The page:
If there is a tower I will most likely try to get to the top to see the city from a different vantage point. Yesterday 3 towers, just under 900 steps (counting up and down) and several different views of beautiful city of Prague, almost all of them I have seen on postcards around the city. So I thought I would show you something you won’t see very often, a bubble maker on the cobblestone street. It was Bill that pointed out the dragon, it isn’t something you see while it is happening, in fact the bubble shifts and reshape, colours moving so quickly I just enjoy the moment, because this dragon was soapy bubbles on the street within seconds!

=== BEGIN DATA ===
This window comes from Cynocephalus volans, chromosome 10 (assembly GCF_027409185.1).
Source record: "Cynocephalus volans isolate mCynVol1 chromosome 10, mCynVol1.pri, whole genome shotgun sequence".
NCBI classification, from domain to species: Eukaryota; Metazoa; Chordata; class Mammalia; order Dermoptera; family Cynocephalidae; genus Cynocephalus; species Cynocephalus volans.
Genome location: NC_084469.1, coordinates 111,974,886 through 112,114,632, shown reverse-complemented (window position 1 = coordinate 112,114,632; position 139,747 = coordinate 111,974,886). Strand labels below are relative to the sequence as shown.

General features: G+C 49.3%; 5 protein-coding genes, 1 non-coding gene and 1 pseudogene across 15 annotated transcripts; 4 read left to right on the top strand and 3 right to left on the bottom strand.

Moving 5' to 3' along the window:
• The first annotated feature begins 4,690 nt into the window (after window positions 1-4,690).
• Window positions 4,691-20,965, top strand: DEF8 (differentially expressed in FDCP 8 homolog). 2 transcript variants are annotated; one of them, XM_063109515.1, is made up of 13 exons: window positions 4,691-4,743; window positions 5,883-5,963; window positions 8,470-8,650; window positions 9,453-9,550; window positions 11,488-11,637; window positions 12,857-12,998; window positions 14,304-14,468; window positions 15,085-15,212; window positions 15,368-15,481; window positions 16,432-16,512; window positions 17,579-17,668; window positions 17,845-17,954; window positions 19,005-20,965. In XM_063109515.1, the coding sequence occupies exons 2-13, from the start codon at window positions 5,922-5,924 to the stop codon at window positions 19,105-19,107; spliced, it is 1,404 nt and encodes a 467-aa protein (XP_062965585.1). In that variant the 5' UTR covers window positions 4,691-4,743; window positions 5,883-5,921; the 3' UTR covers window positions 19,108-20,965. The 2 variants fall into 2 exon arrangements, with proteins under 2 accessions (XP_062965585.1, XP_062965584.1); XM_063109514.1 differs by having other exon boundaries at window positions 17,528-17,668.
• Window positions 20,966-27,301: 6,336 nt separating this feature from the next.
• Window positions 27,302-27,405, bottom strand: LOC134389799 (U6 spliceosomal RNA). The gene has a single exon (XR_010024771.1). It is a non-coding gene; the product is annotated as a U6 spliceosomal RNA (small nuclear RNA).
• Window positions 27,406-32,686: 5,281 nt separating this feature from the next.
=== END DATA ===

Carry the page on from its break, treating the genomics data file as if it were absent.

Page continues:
The festival was on again, the streets were filled with people enjoying the music as well as the wonderful food. I have read that Bologna Italy has over 53 kilometers of arcades, arch covered streets, in the historical centre, where people can walk, shop, and enjoy life. Here is just a few images from my Sunday Street Photography practice…..
I love to walk around flea markets, just to see what people are selling. Checking out the tables, poking into boxes, and taking pictures of the interesting collections. I did find several old cameras, in those old boxes, so I have added to my collection. I may need a bigger shelf by the time I get home. More photos of Bordeaux tomorrow!
Even the rainy days in Spain are nice, especially for photos.